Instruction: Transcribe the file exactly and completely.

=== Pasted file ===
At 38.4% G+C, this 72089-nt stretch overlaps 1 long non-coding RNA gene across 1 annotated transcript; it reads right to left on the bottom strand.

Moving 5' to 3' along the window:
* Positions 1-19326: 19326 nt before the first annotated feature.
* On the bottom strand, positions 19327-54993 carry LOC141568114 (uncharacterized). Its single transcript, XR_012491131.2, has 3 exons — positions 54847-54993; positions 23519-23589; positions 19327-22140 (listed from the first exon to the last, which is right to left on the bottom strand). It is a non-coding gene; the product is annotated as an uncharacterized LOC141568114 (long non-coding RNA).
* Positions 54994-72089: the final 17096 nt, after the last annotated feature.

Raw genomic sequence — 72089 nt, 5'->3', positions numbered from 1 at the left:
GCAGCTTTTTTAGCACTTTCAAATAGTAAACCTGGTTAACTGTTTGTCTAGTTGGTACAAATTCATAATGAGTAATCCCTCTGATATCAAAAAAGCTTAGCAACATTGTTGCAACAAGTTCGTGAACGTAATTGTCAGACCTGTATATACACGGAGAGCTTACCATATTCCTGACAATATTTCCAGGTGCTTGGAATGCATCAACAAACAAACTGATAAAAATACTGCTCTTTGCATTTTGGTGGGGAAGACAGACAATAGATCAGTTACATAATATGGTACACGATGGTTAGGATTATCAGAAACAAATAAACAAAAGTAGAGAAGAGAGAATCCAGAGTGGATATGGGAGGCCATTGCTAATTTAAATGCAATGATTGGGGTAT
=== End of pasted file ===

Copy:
At 38.4% G+C, this 72089-nt stretch overlaps 1 long non-coding RNA gene across 1 annotated transcript; it reads right to left on the bottom strand.

Moving 5' to 3' along the window:
* Positions 1-19326: 19326 nt before the first annotated feature.
* On the bottom strand, positions 19327-54993 carry LOC141568114 (uncharacterized). Its single transcript, XR_012491131.2, has 3 exons — positions 54847-54993; positions 23519-23589; positions 19327-22140 (listed from the first exon to the last, which is right to left on the bottom strand). It is a non-coding gene; the product is annotated as an uncharacterized LOC141568114 (long non-coding RNA).
* Positions 54994-72089: the final 17096 nt, after the last annotated feature.

Raw genomic sequence — 72089 nt, 5'->3', positions numbered from 1 at the left:
GCAGCTTTTTTAGCACTTTCAAATAGTAAACCTGGTTAACTGTTTGTCTAGTTGGTACAAATTCATAATGAGTAATCCCTCTGATATCAAAAAAGCTTAGCAACATTGTTGCAACAAGTTCGTGAACGTAATTGTCAGACCTGTATATACACGGAGAGCTTACCATATTCCTGACAATATTTCCAGGTGCTTGGAATGCATCAACAAACAAACTGATAAAAATACTGCTCTTTGCATTTTGGTGGGGAAGACAGACAATAGATCAGTTACATAATATGGTACACGATGGTTAGGATTATCAGAAACAAATAAACAAAAGTAGAGAAGAGAGAATCCAGAGTGGATATGGGAGGCCATTGCTAATTTAAATGCAATGATTGGGGTAT